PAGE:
The automotive industry has always been fiercely competitive. But in the digital era the scope of the competition has changed.

The epic battle defining the industry is not GM vs. Ford or Toyota, but GM, Ford, Toyota and the other OEMs vs. Google and other digital innovators in the race for the connected car.

The auto industry is in the middle of its biggest disruption since the advent of the assembly line. But industries do not transform themselves. They are transformed by people.

Leaders with the right vision, temperament and experience are all the scarcer because everyone from automakers to banks to movie studios looks for the same talent. Yet, finding the right people is only half the battle.

Too often an automaker will, after great effort, bring in a promising leader in automotive connectivity, either from another car company or from outside the industry, only to have him or her leave in a cloud of mutual frustration. This misstep inflicts significant opportunity cost and increases skepticism within the organization about the possibilities for real change. It’s exactly the wrong message to send.

When talent fallouts occur, it’s easy to blame the automaker for being too siloed, too bureaucratic, too mired in legacy thinking. But that response benefits no one.

Do automakers need to make radical alterations to how they think and work?  Of course, which is why they are fighting so hard to land the talent required to effect those changes.

But anyone walking into such a position also needs to have realistic expectations about the pace of change. More importantly, they must not only understand those limitations intellectually, but be comfortable working in the midst of an environment in radical transition, and for being responsible, despite all the difficulties, for bringing about change. The ability to thrive in uncertainty is an essential attribute for any automotive connectivity leader.

How can automakers identify who has this quality? The quality to focus on is a leader’s potential – a set of behaviors that demonstrates the ability to adapt to new environments.

Note that this is very different from the “high-potential” programs in place at most major corporations. Most such programs are really “high-performer” programs. They identify and fast-track those who are most likely to be successful leaders of tomorrow based on how well they have performed up until today.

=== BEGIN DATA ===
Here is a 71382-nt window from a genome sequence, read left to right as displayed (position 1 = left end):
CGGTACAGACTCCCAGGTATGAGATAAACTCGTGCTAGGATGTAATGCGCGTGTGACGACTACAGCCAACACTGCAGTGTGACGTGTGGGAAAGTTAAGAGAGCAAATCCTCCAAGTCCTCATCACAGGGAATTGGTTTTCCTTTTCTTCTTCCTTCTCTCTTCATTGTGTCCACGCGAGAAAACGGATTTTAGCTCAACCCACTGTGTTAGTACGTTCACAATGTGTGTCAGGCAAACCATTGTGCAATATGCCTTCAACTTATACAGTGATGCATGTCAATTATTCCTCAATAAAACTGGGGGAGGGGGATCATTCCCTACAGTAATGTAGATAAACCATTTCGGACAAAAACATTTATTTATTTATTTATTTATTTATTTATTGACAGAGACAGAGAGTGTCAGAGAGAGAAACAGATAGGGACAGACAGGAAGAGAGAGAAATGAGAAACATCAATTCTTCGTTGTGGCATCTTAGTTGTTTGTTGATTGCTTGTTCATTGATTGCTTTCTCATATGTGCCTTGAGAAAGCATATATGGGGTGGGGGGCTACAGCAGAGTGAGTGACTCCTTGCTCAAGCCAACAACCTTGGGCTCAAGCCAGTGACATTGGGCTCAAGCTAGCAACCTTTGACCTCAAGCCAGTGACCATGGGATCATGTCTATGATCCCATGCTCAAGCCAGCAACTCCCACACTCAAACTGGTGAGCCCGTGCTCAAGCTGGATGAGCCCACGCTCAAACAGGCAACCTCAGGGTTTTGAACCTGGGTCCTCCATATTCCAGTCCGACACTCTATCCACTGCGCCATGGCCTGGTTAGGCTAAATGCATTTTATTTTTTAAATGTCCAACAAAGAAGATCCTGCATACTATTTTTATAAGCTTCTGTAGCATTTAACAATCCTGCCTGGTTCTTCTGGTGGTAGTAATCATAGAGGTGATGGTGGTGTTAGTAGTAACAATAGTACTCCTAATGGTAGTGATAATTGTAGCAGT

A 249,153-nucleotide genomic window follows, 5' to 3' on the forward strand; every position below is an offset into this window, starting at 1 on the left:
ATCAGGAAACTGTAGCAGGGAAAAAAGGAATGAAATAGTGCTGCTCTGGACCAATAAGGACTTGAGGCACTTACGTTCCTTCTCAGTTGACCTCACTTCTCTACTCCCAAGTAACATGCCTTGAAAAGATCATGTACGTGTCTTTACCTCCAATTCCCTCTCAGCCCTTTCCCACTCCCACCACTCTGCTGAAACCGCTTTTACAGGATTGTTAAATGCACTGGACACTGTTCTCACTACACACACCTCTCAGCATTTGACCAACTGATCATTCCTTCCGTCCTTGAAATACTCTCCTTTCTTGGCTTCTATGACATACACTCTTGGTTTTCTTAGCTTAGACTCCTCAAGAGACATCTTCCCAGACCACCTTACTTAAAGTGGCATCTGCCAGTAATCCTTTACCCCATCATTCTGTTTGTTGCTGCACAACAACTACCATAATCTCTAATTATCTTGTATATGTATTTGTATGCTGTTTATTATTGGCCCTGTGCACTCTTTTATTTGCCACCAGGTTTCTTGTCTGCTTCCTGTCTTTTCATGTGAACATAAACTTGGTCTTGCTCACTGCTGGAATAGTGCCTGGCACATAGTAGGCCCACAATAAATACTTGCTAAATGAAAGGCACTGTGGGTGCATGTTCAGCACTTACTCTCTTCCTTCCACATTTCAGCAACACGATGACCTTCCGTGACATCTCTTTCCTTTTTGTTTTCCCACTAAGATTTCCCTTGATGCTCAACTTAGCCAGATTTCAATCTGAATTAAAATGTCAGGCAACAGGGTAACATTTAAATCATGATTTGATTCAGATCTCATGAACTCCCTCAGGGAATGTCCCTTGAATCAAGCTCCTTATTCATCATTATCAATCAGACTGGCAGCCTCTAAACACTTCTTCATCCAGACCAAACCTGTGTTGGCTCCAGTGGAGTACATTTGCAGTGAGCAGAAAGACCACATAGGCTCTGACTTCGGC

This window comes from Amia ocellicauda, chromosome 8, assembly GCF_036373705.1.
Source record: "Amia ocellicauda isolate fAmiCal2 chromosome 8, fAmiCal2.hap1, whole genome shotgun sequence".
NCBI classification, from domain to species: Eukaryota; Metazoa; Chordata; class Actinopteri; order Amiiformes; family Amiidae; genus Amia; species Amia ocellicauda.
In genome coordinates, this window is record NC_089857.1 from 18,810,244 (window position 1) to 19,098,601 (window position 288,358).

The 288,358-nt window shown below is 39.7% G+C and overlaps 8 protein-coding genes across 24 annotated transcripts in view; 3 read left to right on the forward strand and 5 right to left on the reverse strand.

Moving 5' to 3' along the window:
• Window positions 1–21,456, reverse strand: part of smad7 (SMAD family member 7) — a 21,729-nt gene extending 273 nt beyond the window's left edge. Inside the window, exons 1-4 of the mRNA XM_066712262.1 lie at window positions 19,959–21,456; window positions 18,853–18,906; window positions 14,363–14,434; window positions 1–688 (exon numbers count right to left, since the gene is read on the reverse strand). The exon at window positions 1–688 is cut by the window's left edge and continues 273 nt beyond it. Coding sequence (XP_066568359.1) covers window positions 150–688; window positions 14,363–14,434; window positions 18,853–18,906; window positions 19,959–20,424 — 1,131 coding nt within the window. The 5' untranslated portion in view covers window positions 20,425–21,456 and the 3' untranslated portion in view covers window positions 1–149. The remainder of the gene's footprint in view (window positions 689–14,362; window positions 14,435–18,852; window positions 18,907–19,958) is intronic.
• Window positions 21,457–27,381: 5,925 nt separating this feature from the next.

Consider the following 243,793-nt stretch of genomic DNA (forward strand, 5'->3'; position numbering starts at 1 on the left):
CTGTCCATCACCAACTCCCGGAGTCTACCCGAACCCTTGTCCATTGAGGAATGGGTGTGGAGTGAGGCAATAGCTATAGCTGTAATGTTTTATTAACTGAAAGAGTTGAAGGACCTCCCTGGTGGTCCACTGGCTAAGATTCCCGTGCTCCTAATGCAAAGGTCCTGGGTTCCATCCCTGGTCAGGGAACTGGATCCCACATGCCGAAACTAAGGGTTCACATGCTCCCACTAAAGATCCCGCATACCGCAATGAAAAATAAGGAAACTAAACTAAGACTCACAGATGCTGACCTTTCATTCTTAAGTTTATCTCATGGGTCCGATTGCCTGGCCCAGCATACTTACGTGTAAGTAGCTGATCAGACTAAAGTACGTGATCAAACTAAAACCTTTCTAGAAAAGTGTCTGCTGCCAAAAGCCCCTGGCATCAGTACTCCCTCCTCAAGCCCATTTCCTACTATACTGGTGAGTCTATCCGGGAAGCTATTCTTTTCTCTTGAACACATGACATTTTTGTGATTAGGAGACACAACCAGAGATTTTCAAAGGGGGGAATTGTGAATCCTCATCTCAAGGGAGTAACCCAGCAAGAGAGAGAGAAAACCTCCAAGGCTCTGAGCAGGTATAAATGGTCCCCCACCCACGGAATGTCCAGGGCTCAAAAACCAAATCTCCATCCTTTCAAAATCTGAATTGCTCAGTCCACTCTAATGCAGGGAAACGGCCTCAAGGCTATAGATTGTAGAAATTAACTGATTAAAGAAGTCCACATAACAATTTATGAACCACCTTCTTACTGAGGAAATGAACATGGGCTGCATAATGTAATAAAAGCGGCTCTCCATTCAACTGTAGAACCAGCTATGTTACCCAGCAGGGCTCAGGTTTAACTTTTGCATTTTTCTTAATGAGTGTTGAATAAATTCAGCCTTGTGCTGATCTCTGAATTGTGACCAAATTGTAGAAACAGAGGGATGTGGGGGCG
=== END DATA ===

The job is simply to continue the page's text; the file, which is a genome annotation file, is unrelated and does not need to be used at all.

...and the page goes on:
That approach works when there is a certain level of continuity between the past and the future. But in today’s volatile, uncertain, complex, and ambiguous automotive industry, such competency-based appraisals are insufficient.

Our experience over the last two decades working with companies in industries undergoing major disruption has helped us identify four key dimensions of leadership potential:

  • Curiosity. Seeks out new experiences, ideas, knowledge and self-improvement. Constantly refreshes on the intellectual, experiential and personal level. Proactively seeks feedback and changes behavior in response.
  • Insight. Can make sense of a vast range of information, often discovering new insights that can transform past views or set new directions.
  • Engagement. Resonates with others’ emotions and motivations, sharing a sense of purpose and caring. Self-aware and genuinely connects with the hearts and minds of others.
  • Determination. Remains resilient in the face of challenges and setbacks. Perseveres through self-discipline and channeling emotions. Looks for disconfirming evidence of conviction.

To be meaningful, assessing potential must be done rigorously. That includes in-depth interviews and professional references specifically designed to collect concrete examples that substantiate an assessment of the four dimensions of potential. Organizations cannot assume this information can be gathered after the fact from performance reviews and biographical information. Companies willing to invest in augmenting their assessment process to include potential will find that their chances of attracting and keeping the hard-to-find automotive connectivity leaders will improve dramatically.

Shauna Finnie McIntyre is a member of the Industrial Practice of Egon Zehnder, a global executive-search firm. Contributing to this column is colleague Gabriel Andrade who specializes in technology and communications.